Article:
The most recent release of my Bare Bones interpreter made identifiers case-insensitive, and added an optional peephole optimizer that recognizes a common idiom:
while N not 0 do; Â decr N; Â incr X; end;
Such a loop adds N to X, clearing N in the process. Without the optimizer, this is has time complexity O(N). The optimizer replaces it with a single macro that executes in O(1). This makes the supplied example program that computes Fibonnaci numbers run much faster.
For the next release, I’ve added more sample programs, including an example of a Bare Bones translation of a two-symbol three-state Turing machine busy beaver program. The Bare Bones program demonstrates that Bare Bones can perform any action that can be performed by a Turing machine, proving that Bare Bones is universal.
Brookshear states that Bare Bones is universal by comparing it to a Turing machine, but only actually shows that it can compute two simple functions that are computable by a Turing machine. He states that “researchers have shown that the Bare Bones programming language can be used to express algorithms for computing all the Turing-computable functions,” but unfortunately he does not give any reference to publication of such results.
One way to show that a machine or language is universal is to show that it can emulate a Turing machine, or that any Turing machine program can be translated into a program for the machine or language in question. At first glance it wasn’t obvious that Bare Bones could be universal, because a Bare Bones program can only use a finite number of variables. The key to its universality is that a Bare Bones variable can contain any non-negative integer. An infinitely long one-dimensional Turing machine tape can be represented as three variables: one contains all the symbols to the left of the head, one contains the symbol at the head, and one contains all the symbols to the right of the head. For a turing machine with an alphabet of n symbols, to move the head position right, one must execute these assignments (in pseudo-code, not Bare Bones code):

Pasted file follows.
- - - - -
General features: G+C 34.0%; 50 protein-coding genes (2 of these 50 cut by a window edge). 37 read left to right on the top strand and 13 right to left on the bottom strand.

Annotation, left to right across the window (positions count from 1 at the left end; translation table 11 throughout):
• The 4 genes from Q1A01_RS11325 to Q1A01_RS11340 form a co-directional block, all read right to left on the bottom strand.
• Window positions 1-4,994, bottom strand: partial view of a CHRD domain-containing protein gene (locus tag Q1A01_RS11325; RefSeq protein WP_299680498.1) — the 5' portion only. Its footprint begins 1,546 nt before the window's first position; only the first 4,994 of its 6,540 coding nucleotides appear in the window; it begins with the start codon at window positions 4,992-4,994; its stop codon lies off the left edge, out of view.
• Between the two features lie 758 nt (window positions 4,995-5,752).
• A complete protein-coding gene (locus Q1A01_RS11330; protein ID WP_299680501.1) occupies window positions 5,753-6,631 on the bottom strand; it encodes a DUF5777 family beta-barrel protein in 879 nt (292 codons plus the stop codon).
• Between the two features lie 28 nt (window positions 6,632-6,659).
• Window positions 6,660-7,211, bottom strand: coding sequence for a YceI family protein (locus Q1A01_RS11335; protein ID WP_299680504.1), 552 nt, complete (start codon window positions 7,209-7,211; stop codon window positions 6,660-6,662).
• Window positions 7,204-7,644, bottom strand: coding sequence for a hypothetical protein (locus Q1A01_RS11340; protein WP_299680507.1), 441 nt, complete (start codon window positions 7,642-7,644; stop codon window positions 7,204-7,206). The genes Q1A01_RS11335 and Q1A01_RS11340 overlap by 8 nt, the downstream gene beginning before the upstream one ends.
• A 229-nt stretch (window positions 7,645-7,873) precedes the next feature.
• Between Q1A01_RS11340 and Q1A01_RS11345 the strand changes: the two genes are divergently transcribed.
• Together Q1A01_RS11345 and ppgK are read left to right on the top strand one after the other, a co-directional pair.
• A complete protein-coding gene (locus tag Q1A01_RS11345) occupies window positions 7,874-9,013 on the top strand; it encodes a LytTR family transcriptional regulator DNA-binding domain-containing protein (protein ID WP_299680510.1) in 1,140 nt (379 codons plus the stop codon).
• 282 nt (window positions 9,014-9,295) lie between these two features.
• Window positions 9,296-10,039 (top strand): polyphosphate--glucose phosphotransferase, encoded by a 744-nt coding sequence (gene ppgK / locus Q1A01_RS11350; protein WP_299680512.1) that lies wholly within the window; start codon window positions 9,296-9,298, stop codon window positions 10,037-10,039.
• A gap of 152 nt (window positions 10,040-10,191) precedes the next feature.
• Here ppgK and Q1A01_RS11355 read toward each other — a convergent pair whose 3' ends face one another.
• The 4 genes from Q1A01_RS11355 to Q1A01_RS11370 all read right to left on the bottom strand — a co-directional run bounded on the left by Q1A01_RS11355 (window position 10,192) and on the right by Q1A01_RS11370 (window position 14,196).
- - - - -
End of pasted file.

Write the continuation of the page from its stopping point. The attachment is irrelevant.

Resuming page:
LEFT := LEFT * n + HEAD;HEAD := RIGHT mod n;RIGHT := RIGHT / n;
Moving the head position left is done by the same assignments, with LEFT and RIGHT swapped. For a two-symbol Turing machine, the Bare Bones code to move the head position to the right is:
# LEFT := LEFT * 2; copy LEFT to TEMP; while TEMP not 0 do; Â incr LEFT; Â decr TEMP; end;# LEFT := LEFT + HEAD; while HEAD not 0 do; Â incr LEFT; Â decr HEAD; end;# HEAD := RIGHT mod 2; # RIGHT := RIGHT / 2; copy RIGHT to TEMP; clear RIGHT; copy TEMP to HEAD; decr TEMP; while TEMP not 0 do; Â incr RIGHT; Â decr TEMP; Â copy TEMP to HEAD; Â decr TEMP; end;
That’s the most complicated portion of the Turing machine interpreter. I might write up an explanation of the rest at some future date. For now, anyone interested in the details can look at the example Bare Bones source code for a simulation of a three-state Turing Machine busy beaver program: tm_busy_beaver_3.bb.
Note that it is not currently practical to to use my Bare Bones interpreter to simulate a Turing machine with a long tape, because the division/modulus code used to shift the tape takes O(n) operations, where n is the number of bits to the right of (or left of) the head. To make that reasonably efficient, I’ll need to extend the interpreter’s optimizer, and make the interpreter use bignum arithmetic (probably using the GMP library). Once that’s done, it would be nice to try running a universal Turing machine in Bare Bones. The smallest two-symbol UTM I’ve heard of uses 22 states.